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The Life & Death of Pat Tillman

by Mary Tillman with Narda Zacchino

Pub Date: May 1st, 2008
ISBN: 978-1-59486-880-1
Publisher: Rodale

Eulogy, investigative report and all-out condemnation of the U.S. military—and those who control it.

When NFL player Pat Tillman gave up a multimillion-dollar contract to enlist in 2002, more than a few people—including his family—questioned his judgment. Inspired by 9/11, however, Tillman and his brother Kevin chose to become Army Rangers. Two years later, Pat was killed in Afghanistan. Hailed as a heroic patriot by the Bush administration during a period when good news was in short supply, Tillman was posthumously awarded the Silver Star and Purple Heart for his valor—accolades that seemed almost cruel when it came to light that Tillman was killed under mysterious circumstances by members of his own platoon. Though known primarily as a football player, Tillman’s athletic feats are little more than footnotes in his mother’s plaintive, cathartic reminiscence about Pat’s childhood and his closeness with brothers Richard and Kevin, relationships with friends and abundant intellectual curiosity. Her rage over his death—and the obfuscation that followed—is palpable, however, and is at least as strong as her grief. Alongside fond memories and recollections of Pat’s charismatic bluntness and self-sacrificing nature, Mary details her family’s exhaustive search for the truth with the help of allies ranging from Senator John McCain to retired General Wesley Clark to numerous investigative reporters. Standing in the way, however, are layers of military bureaucracy, blocking every attempt to get records, and, perhaps, an administration unwilling to admit that it was fully prepared to leverage Pat’s accidental death as a tool to increase support for the war. Mary’s tender tributes are achingly sincere, though they sometimes sit awkwardly alongside the in-depth details surrounding the search for the truth. But the chilling results yielded by the Tillman family’s unflagging efforts indicate that Pat’s death was, at best, a result of gross negligence and incompetence on the part of the U.S. Army and, at worst, a sinister coverup by high-ranking officials willing to lie to a soldier’s family and hoodwink the public in exchange for higher approval ratings.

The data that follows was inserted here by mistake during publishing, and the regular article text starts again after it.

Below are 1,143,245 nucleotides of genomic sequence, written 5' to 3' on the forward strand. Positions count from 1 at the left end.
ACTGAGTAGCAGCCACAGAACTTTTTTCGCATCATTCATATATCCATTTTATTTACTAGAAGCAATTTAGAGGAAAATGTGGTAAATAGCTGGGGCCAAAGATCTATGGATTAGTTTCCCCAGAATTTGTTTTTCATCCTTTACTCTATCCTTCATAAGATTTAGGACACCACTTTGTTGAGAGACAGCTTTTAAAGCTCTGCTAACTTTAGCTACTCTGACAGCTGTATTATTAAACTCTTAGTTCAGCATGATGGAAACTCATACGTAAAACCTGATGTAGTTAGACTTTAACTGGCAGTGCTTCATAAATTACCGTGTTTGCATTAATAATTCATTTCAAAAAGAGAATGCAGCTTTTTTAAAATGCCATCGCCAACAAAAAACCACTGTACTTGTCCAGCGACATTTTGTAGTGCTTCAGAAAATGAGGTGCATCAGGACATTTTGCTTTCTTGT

Moving, powerful and overwhelmingly distressing.